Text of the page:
Lockheed Martin accelerates data science with Domino Data Lab

The defense contractor has empowered its data scientists with self-service capabilities and centralized modeling, says Matt Seaman, chief data and analytics officer of enterprise operations.

Lockheed Martin accelerates data science with Domino Data Lab
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Enterprise data scientists are frustrated by the Sisyphean struggle to get the technology assets they require to build data models. But that’s hardly the only hurdle: Because these projects slow-cook in siloes, data science teams often duplicate efforts. It’s a maddening combination of requisitioning hell and redundancies.

No stranger to such challenges, defense contractor Lockheed Martin installed a software platform to make the development of machine learning (ML) and artificial intelligence (AI) models more efficient. The platform centralizes assets required to build data models, reducing the costs of the company’s ML and AI projects by $20 million a year, says Matt Seaman, Lockheed Martin’s chief data and analytics officer of enterprise operations.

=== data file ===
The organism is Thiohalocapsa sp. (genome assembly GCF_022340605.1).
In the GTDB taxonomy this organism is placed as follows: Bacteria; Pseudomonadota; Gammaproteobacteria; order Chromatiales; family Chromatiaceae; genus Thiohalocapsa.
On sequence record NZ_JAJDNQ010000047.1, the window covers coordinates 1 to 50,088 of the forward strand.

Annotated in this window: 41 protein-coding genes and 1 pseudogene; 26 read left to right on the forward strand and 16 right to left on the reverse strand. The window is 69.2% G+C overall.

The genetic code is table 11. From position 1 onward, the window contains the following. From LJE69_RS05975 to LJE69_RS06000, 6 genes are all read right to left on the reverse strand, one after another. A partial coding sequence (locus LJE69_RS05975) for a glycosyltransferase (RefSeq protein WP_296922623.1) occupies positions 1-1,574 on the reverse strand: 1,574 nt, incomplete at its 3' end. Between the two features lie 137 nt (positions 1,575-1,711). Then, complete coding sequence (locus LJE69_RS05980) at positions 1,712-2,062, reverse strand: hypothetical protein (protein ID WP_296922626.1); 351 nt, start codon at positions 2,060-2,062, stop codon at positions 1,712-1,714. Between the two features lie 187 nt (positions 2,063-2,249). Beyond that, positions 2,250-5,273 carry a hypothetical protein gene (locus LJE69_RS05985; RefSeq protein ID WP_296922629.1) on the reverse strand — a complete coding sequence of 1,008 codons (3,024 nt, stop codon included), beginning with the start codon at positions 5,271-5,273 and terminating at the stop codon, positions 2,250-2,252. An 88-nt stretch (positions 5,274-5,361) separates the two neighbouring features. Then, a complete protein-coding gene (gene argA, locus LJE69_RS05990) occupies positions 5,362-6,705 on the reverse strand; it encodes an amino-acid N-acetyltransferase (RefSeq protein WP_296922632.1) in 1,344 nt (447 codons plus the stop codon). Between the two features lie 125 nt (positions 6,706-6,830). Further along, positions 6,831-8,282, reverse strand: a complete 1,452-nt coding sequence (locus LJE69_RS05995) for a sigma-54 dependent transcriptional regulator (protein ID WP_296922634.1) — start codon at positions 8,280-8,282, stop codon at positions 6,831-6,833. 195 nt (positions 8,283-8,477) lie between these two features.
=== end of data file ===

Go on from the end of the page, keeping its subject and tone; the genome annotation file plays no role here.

The self-service capabilities are critical for the company’s approach to democratizing access to data, Seaman says. “We’re reducing the barriers to start and run new projects that will help us make better and faster decisions with data.”

Adoption of self-service technology is soaring, representing the next phase of a consumerization phenomenon that put mobile computers and applications into the hands of millions of workers more than a decade ago. But perhaps nowhere is the interest greater than in data science, in which the potential of advanced analytics that helps discover business insights has been constrained by the same clunky processes that have long held back companies from reaching their potential.

Clearing the provisioning hurdle

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